breasted and glancing through the currents,
taking the light upon her
at least as beautiful as any boy
or helicopter,
poised, still coming,
her fine blades making the air wince

but her cargo
no promise then:

Editor 1 Interpretation

Snapshots Of A Daughter-In-Law: A Masterpiece by Adrienne Rich


Snapshots of a Daughter-In-Law is a timeless masterpiece by Adrienne Rich, a prolific and influential American poet. The poem is a collection of snapshots of the mundane and intimate moments of the lives of women, specifically the speaker's mother-in-law and the speaker herself. The poem is a reflection of the complexity of the female experience, as it explores themes of femininity, identity, and the roles women are expected to play in society.

In this literary criticism and interpretation, we will dive deep into the poem and explore its nuances, symbolism, and literary devices. We will analyze the poem's form, structure, and language, and uncover its underlying themes and messages.

Form and Structure

Snapshots of a Daughter-In-Law is a free-verse poem, meaning it does not follow a strict rhyme scheme or meter. The poem is divided into six sections, each with a different focus and tone.

The first section, "I," sets the scene and establishes the speaker's perspective. The second section, "II," introduces the mother-in-law and her life. Section III, "III," shifts the focus to the speaker's own life and experiences. Section IV, "IV," explores the tension between the speaker and the mother-in-law. Section V, "V," returns to the mother-in-law and her struggles, while the final section, "VI," brings the poem full circle and concludes with the speaker's own reflections.

The poem's structure is nonlinear, with each snapshot providing a glimpse into a moment in time rather than a chronological narrative. This fragmented structure allows the poem to capture the fleeting and fragmented nature of memory, as well as the complexity of the female experience.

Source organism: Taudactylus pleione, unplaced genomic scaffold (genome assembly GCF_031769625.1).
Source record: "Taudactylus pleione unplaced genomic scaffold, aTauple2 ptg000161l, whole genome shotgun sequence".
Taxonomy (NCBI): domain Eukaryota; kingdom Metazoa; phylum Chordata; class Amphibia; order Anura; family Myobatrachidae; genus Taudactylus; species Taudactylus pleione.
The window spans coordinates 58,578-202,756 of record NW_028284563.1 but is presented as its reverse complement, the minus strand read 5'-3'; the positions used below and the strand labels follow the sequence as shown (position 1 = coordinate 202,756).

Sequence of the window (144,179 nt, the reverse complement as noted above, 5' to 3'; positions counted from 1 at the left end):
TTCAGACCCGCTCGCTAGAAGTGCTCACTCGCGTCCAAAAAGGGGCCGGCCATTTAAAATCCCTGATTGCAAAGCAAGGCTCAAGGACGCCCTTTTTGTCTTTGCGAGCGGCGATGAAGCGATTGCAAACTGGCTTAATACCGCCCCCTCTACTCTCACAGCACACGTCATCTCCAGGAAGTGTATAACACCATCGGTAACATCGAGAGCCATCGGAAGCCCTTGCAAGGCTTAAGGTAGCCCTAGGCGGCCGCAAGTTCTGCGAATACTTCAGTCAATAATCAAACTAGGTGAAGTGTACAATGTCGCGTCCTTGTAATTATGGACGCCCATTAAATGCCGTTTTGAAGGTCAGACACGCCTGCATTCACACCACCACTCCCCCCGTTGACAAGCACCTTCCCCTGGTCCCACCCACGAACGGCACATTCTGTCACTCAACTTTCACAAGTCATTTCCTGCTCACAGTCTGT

Language and Imagery

Rich's language is evocative and powerful, and her use of imagery is particularly striking. The poem is filled with vivid descriptions of everyday objects and actions, such as the "dustpan of our lives," "a spider's torn web," and "the cat's eye / narrowing greedily on a mess of entrails."

These images serve to elevate the mundane and highlight the beauty and significance of everyday moments. They also create a sense of intimacy and immediacy, allowing the reader to feel as though they are right there with the speaker, witnessing these moments firsthand.

Rich also makes use of metaphor and symbolism throughout the poem. For example, in Section III, the speaker describes her own body as a "puzzled island," highlighting the disconnect she feels from her own sense of self. In Section V, the mother-in-law's "rose-printed flannel nightgown" becomes a symbol of her vulnerability and fragility.

Themes and Messages

Snapshots of a Daughter-In-Law is a rich and complex poem that explores a wide range of themes and messages. Some of the most prominent themes include:

One of the most powerful messages of the poem is the importance of embracing complexity and rejecting simplistic, binary thinking. The poem emphasizes the multifaceted nature of the female experience, and the ways in which women are often forced to navigate conflicting roles and expectations.

Rich also highlights the importance of empathy and understanding, particularly between different generations of women. The tension between the speaker and the mother-in-law is ultimately resolved through an understanding of the mother-in-law's struggles and experiences.

Finally, the poem emphasizes the importance of self-discovery and self-expression. The speaker's journey towards self-discovery is a central theme of the poem, as she struggles to reconcile her own desires and needs with the expectations placed upon her by society.


Snapshots of a Daughter-In-Law is a masterpiece of modern poetry, filled with powerful imagery, evocative language, and complex themes. Rich's exploration of femininity, identity, and intergenerational relationships is as relevant today as it was when the poem was first published in 1963.